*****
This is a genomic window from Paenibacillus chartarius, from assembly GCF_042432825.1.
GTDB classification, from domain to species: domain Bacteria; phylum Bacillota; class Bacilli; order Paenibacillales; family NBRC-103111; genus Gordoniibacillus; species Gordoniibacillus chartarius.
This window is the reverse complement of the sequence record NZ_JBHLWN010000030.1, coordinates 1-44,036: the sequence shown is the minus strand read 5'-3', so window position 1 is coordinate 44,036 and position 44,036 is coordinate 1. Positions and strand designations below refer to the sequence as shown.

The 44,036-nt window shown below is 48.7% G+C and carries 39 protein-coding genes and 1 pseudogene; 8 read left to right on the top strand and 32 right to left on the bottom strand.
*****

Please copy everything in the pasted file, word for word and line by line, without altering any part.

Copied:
This is a genomic window from Paenibacillus chartarius, from assembly GCF_042432825.1.
GTDB classification, from domain to species: domain Bacteria; phylum Bacillota; class Bacilli; order Paenibacillales; family NBRC-103111; genus Gordoniibacillus; species Gordoniibacillus chartarius.
This window is the reverse complement of the sequence record NZ_JBHLWN010000030.1, coordinates 1-44,036: the sequence shown is the minus strand read 5'-3', so window position 1 is coordinate 44,036 and position 44,036 is coordinate 1. Positions and strand designations below refer to the sequence as shown.

The 44,036-nt window shown below is 48.7% G+C and carries 39 protein-coding genes and 1 pseudogene; 8 read left to right on the top strand and 32 right to left on the bottom strand.